GivenGain’s next reinvention came in 2018 when it launched ‘Teams’ – enabling companies, clubs, and even families and friends to fundraise around a common theme or activity – for any number of charities.
Then, in 2018, it began working directly with mass participation events, teaming up with some of South Africa’s biggest events: The Two Oceans Marathon, the Cape Town Marathon and the Absa Cape Epic.
“Event fundraising is an incredibly important source of charitable giving around the world,” says GivenGain’s Smith.
By proving the concept in South Africa, GivenGain was able to work with events across Africa and elsewhere, including the Victoria Falls Marathon, Uganda Marathon, Ireland’s Vhi Women’s Mini Marathon, and eventually Boston.
This year’s Boston Marathon is expected to host around 20,000 athletes in person, plus a further 70,000 joining virtually. In addition, the event supports more than 160 official charities and many more supported by qualified and virtual runners.
In 2019, runners raised a record $38.7 million, and in 2020 the all-time amount raised rose to $400 million. This year, with GivenGain’s help, organisers are aiming to make an even bigger impact.
“The Boston Athletic Association is proud to partner with GivenGain as the official fundraising partner of the Boston Marathon,” says Nicole Juri, B.A.A. Director of Development. “The Boston Marathon Official Charity Program has been a meaningful part of our race for more than 30 years, and we’re eager to expand its positive impact on the community with GivenGain.”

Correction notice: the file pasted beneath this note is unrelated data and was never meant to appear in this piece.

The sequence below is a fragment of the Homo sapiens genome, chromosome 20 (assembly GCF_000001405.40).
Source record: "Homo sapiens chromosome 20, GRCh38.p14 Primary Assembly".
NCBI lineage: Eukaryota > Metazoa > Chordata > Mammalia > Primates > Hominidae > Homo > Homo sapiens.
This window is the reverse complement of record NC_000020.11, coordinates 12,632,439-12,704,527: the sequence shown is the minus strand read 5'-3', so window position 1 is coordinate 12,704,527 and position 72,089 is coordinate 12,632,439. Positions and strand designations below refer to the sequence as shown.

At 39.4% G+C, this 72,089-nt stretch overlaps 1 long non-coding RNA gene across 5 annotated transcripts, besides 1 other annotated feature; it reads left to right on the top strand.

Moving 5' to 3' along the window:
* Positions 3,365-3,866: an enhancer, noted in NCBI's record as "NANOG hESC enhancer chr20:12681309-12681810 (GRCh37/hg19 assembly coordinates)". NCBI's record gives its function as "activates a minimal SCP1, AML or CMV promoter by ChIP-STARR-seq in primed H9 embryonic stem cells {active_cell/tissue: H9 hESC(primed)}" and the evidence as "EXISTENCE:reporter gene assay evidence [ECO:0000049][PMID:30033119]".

“We’re very excited to partner with the Boston Marathon and to provide them and their hundreds of supported charities and many thousands of participating runners all over the world with a meaningful fundraising experience,” adds GivenGain’s Smith.
“It is great to think that the features and marketing blueprint developed with great South African events in mind has the seal of approval of big names like the Boston Marathon. Our unique white-glove service is now enjoyed by events in 29 different countries to date.”
Big endorsement, big responsibility
The Boston Marathon’s decision to work with GivenGain is the strongest endorsement yet of the platform and a huge morale boost for its 20th anniversary year. Some would say “mission accomplished”, but GivenGain knows there’s much more to do.
The platform’s biggest impact is still felt in South Africa, where overseas donations are a huge source of funding for struggling local charities – which have rushed to embrace online crowdfunding to augment their donation income even before the pandemic. According to GivenGain’s own data, 30% of all the money that passes through the platform comes from donors outside South Africa giving to South African charities in hard currencies.
The impact also goes further than that.
“We’re working with the Boston Athletic Association and event sponsor John Hancock to build expanded functionality and integrations that will benefit all charities and their supporters for years to come,” says Smith. “Our work in South Africa has shaped GivenGain for the world. Now, thanks to partnerships with Boston and other events worldwide, we’re looking forward to bringing new and improved features to South Africa in turn.”